Q: How important is the African Commission on Human and People’s Rights?
A: In a word “very.” In some contexts, governments and organisations in Africa may take more seriously African-made statements on human rights than those adopted at the UN, or made by Western governments or organisations. For example, when the African Commission ruled in 2010 that the Kenyan Government had violated international human rights law for the 1970 eviction of the Endorois people to make way for a wildlife reserve and ruby mining, it was extremely powerful.

Q: Is the African Commission always behind the American and European systems?
A: The media gives us a skewed image of Africa. It is usually headlines about war, famine, AIDS… or else features about safaris and animal conservationism and paradise beaches. It’s rare that we’re presented with a picture of normal life or hear about progressive projects where the Africans are excelling. For example, the African Commission for many years was particularly progressive in how it approached indigenous peoples and their rights as groups as well as individuals. Its ruling on the Endorois was a watershed case for indigenous peoples in Africa where states have historically denied the existence of indigenous communities. In an international first, the African Commission found that by evicting the Endorois from their ancestral land, the Kenyan Government had violated their rights (as individuals and as a group) to freely practise their religion, as well as their right to property, to culture, to development and to the right to compensation and restitution.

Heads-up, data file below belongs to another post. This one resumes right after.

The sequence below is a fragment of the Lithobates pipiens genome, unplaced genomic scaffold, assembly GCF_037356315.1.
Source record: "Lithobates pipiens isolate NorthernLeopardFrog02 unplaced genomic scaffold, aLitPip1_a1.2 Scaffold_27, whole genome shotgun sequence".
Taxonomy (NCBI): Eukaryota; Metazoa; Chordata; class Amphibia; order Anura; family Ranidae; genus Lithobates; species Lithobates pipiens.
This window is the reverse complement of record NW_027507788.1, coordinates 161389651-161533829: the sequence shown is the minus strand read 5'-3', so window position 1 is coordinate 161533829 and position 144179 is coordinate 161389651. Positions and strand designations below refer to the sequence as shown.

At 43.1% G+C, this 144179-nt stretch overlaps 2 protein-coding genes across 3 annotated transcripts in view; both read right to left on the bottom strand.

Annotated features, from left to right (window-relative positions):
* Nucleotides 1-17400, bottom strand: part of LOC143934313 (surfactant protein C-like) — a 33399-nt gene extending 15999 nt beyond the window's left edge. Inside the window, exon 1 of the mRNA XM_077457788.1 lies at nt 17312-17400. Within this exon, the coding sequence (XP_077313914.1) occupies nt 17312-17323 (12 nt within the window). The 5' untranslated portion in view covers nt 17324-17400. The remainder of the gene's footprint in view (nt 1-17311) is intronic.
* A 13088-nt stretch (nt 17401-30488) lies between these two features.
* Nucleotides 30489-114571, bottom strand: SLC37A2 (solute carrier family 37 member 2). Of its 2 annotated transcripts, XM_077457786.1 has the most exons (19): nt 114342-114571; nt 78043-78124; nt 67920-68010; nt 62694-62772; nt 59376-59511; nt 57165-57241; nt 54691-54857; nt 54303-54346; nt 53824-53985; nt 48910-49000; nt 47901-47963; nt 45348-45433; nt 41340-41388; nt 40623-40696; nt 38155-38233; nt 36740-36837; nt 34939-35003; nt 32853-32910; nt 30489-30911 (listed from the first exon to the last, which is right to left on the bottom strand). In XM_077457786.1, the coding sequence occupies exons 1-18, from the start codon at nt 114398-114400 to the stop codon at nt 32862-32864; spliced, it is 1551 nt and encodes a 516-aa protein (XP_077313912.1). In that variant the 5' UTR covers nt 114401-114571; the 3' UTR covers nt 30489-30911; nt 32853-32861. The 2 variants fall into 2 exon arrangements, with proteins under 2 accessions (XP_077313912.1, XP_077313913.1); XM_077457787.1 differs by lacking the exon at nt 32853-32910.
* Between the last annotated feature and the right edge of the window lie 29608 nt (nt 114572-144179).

Q: All the issues seem so enormous. What can we ‘little people’ do?
A: If everyone does a little bit which moves us just a step or two in the right direction the world will be a better place. Whether that’s just shopping ‘ethically’ or just being more aware of where your money goes. The odd little things can still make a difference… hiring a local taxi or eating in a local restaurant when you are on holiday.

Q: What do you say to the people who say “I’m not giving to Africa, charity begins at home.”
A:  I think it’s very difficult to say what people should and should not give money to. There are, of course, many who are still in need ‘at home’, as well as abroad, whether that is Africa or elsewhere.

Q: So how good are you at giving?
A: I do give money, although I could probably give more. I give regularly to a number of charities, and I also agonised over whether to sponsor a child and whether this was an ethical and appropriate thing to do. However, in the end, I decided it was better than nothing and someone could benefit directly from my money. It has also shown my own children how lucky they are and makes them think about someone else.

Q: Are you positive about change?
A: I don’t think the overall global environment in terms of economic and social disadvantage, poverty and conflict is going to change significantly in my lifetime because there are no easy solutions. But I am positive. Most people don’t want to see other people suffer and want to help.

Professor Rachel Murray has written numerous papers and books. These include:

* Human Rights in Africa, from Organisation of African Unity to African Union, Cambridge, 2004
* The African Charter on Human and Peoples’ Rights. The System at Work, with Malcolm Evans, Cambridge, 2008
* The African Commission on Human and Peoples’ Rights and International Law, Hart Publishing, 2000.